The Waiting List’s fundraising strategy includes support from social justice and arts grants, individual and corporate donors, and in-kind partnerships that support the overall goals of the film. We have also begun meeting with potential producing partners and investors.

Marketing, outreach, and distribution strategy will be forged through the production of Perkins prior film LIFE AFTER LIFE including Big Picture Education, Passion River Films, Kanopy, BAVC, and SFFILM. Indigo Impact, an impact, outreach, and marketing consultancy continues work with Perkins by outlining impact and partners in the pre-production stage. The director, Tamara Perkins, is also pursuing her MFA in Film at Vermont College of Fine Arts – having received their most prestigious and largest scholarship – and will have the support of mentor/advisor documentary filmmakers Nina Davenport, Michel Negroponte, Josephine Decker, and Till Schauder. Tamara’s classmate, John Morrissey (American History X), has already begun providing support and guidance for the film and its outreach. Big Picture Education will development of our film’s education package, campaign, and distribution. Finally, we will explore Blu-ray and Digital distribution as part of an integrated plan. Social justice engagement goals include targeted advocacy screenings, a national tour (with film subjects when possible), developing curricula to support community, policy, and educational use.

CREATIVE TEAM
Director / Producer / Writer
Tamara Perkins is a change maker focused on documentaries that inspire dialogue, empower and provide voice for vulnerable communities. She founded Apple of Discord Productions to produce films such as Niroga, profiling a program she founded which reaches incarcerated youth through Yoga and mindfulness, and Life After Life, the 7 year saga of life after decades of incarceration. A grief support facilitator, Tamara developed programs such as the Wisdom Project and San Quentin Media Project that train at-risk youth and incarcerated men in filmmaking as a tool for transformation. She has spoken on prison and human rights issues at agencies and universities such as Equal Justice Society, Houston Institute, and Stanford Law. In 2009 the National Council on Crime and Delinquency presented Tamara with their Media for a Just Society Award. Tamara presented a talk titled ‘Life After: Embracing our Common Humanity’ at a TEDx conference in October 2013. She will also be a filmmaker-in-residence of SFFilm FilmHouse in 2018.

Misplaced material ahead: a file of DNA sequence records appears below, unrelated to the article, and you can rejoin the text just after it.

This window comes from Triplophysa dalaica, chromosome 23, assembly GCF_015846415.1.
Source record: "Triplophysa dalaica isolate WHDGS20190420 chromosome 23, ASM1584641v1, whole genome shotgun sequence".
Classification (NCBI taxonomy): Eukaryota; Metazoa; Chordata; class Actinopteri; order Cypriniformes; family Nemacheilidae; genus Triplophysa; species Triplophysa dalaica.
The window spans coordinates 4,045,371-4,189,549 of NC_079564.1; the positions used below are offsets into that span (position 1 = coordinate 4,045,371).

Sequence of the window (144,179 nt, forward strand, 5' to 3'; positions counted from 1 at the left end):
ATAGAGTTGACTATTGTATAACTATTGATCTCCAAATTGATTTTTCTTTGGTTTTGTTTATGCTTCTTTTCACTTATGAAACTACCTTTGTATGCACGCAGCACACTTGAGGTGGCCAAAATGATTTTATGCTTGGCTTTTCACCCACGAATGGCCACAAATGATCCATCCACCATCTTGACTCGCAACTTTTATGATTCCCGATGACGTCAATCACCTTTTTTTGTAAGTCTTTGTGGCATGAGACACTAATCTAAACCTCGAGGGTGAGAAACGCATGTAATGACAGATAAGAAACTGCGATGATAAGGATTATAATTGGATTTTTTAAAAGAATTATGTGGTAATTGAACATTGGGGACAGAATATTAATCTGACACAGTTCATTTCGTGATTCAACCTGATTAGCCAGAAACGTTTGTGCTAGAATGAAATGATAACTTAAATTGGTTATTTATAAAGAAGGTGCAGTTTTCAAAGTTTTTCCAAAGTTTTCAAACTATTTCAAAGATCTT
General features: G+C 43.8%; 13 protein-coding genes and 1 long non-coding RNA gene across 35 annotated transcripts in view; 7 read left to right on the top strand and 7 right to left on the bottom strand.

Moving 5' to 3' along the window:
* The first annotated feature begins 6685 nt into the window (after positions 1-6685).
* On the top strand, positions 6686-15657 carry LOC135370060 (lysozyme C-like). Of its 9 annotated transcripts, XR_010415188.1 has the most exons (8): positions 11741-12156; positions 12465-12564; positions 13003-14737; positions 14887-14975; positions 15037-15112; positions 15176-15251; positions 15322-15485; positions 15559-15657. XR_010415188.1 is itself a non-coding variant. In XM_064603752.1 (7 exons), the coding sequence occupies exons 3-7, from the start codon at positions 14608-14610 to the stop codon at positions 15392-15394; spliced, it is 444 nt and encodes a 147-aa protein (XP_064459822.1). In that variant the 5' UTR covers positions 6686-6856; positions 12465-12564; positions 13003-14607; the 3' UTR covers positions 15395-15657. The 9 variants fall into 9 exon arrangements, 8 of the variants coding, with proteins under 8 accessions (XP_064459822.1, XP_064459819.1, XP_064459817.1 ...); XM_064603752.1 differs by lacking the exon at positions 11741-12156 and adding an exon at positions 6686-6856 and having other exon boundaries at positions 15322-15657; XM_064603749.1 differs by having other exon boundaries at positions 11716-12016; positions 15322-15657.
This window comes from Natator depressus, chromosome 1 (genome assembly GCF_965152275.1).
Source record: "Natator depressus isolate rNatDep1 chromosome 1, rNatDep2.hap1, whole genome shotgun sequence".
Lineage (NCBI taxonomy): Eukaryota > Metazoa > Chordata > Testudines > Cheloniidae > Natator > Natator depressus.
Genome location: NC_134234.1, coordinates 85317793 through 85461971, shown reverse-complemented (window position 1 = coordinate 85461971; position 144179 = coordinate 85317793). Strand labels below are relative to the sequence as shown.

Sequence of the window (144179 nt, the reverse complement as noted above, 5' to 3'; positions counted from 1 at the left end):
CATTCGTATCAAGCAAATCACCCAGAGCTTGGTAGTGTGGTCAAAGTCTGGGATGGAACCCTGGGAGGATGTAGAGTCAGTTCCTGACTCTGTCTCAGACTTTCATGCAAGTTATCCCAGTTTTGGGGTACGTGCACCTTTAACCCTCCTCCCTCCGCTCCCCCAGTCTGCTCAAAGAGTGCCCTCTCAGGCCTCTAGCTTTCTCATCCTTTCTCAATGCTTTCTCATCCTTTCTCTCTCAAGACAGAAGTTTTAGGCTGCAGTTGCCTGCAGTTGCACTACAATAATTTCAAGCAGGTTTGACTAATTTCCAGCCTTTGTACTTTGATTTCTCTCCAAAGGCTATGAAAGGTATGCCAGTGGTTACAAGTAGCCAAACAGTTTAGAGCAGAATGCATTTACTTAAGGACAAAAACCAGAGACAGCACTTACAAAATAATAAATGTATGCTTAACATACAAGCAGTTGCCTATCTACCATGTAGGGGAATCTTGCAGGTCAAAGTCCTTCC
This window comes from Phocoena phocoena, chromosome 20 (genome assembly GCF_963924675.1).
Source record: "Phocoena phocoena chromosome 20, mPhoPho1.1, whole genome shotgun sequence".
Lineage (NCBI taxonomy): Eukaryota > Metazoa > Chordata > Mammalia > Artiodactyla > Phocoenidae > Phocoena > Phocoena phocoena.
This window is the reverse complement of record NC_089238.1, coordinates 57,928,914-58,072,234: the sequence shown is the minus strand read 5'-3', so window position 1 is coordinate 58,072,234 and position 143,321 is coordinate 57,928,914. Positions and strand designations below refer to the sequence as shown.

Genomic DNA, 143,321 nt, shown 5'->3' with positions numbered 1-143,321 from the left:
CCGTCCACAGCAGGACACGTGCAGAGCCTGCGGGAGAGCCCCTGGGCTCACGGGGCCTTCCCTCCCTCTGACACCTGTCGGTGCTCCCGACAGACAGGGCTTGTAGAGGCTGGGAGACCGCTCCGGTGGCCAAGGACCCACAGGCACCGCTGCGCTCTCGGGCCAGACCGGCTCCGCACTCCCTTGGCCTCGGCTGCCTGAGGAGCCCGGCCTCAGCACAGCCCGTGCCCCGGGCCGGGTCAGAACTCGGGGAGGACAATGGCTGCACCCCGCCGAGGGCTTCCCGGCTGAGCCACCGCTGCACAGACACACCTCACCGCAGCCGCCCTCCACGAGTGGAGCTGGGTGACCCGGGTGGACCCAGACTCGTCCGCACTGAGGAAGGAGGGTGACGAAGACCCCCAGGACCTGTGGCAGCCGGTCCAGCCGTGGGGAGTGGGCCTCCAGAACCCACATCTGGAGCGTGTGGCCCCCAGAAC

Impact Producer
Maria Judice is a visual storyteller.She has crafted a space to support authentic voices in media as an IMPACT PRODUCER. She leads the charge through the role of producer with essential business, marketing, and creative skills. She received her M.F.A. from CalArts in Film/Video. As an award winning writer/director, her expertise ranges across new media platforms, traditional media, technology, public art and subject matters left of center. @mariaajudice

Director of Photography
Jesse Dana has filmed both narrative and documentary features and more than a hundred commercials and music videos over the course of his career. Jesse’s commercial work has earned him four Emmy Awards and four of his features have received national releases. Many of his projects have appeared in festivals all over the world including Sundance, Tribeca and Cannes, including Sundance darling ‘Dolores’. See Jesse’s work at www.jessedana.com

Cinematographer
CB Smith-Dahl
has 25+ years of experience as a Camerawoman, Educator, and Producer/Director. Sample work is featured throughout personal website and on her company site Community Bridge Video.

Editor